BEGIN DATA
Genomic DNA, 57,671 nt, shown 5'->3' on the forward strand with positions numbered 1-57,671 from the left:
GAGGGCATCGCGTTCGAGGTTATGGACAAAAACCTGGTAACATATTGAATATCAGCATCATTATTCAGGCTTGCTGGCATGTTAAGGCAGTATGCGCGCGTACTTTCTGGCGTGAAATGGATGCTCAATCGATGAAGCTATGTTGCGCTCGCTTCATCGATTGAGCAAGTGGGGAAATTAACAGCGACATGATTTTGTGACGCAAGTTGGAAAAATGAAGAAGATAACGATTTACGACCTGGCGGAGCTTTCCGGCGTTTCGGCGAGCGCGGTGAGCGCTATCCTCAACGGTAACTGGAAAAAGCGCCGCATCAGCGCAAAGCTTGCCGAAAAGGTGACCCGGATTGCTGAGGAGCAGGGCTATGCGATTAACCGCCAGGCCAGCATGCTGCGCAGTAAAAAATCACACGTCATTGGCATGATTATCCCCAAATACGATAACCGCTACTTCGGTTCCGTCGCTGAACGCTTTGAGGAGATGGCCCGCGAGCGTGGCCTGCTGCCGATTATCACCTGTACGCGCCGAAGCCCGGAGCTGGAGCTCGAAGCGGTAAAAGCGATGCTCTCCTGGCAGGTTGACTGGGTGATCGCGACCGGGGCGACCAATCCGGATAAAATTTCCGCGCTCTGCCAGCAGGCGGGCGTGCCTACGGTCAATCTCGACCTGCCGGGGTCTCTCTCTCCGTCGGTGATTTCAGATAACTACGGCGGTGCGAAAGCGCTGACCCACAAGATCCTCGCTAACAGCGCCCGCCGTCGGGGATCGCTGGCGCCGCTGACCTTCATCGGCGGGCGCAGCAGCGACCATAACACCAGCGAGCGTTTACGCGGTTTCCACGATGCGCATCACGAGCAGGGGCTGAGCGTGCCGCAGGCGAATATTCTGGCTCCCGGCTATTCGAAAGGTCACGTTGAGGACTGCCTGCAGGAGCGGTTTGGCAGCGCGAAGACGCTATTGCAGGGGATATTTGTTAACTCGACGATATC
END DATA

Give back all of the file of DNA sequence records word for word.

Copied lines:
Genomic DNA, 57,671 nt, shown 5'->3' on the forward strand with positions numbered 1-57,671 from the left:
GAGGGCATCGCGTTCGAGGTTATGGACAAAAACCTGGTAACATATTGAATATCAGCATCATTATTCAGGCTTGCTGGCATGTTAAGGCAGTATGCGCGCGTACTTTCTGGCGTGAAATGGATGCTCAATCGATGAAGCTATGTTGCGCTCGCTTCATCGATTGAGCAAGTGGGGAAATTAACAGCGACATGATTTTGTGACGCAAGTTGGAAAAATGAAGAAGATAACGATTTACGACCTGGCGGAGCTTTCCGGCGTTTCGGCGAGCGCGGTGAGCGCTATCCTCAACGGTAACTGGAAAAAGCGCCGCATCAGCGCAAAGCTTGCCGAAAAGGTGACCCGGATTGCTGAGGAGCAGGGCTATGCGATTAACCGCCAGGCCAGCATGCTGCGCAGTAAAAAATCACACGTCATTGGCATGATTATCCCCAAATACGATAACCGCTACTTCGGTTCCGTCGCTGAACGCTTTGAGGAGATGGCCCGCGAGCGTGGCCTGCTGCCGATTATCACCTGTACGCGCCGAAGCCCGGAGCTGGAGCTCGAAGCGGTAAAAGCGATGCTCTCCTGGCAGGTTGACTGGGTGATCGCGACCGGGGCGACCAATCCGGATAAAATTTCCGCGCTCTGCCAGCAGGCGGGCGTGCCTACGGTCAATCTCGACCTGCCGGGGTCTCTCTCTCCGTCGGTGATTTCAGATAACTACGGCGGTGCGAAAGCGCTGACCCACAAGATCCTCGCTAACAGCGCCCGCCGTCGGGGATCGCTGGCGCCGCTGACCTTCATCGGCGGGCGCAGCAGCGACCATAACACCAGCGAGCGTTTACGCGGTTTCCACGATGCGCATCACGAGCAGGGGCTGAGCGTGCCGCAGGCGAATATTCTGGCTCCCGGCTATTCGAAAGGTCACGTTGAGGACTGCCTGCAGGAGCGGTTTGGCAGCGCGAAGACGCTATTGCAGGGGATATTTGTTAACTCGACGATATC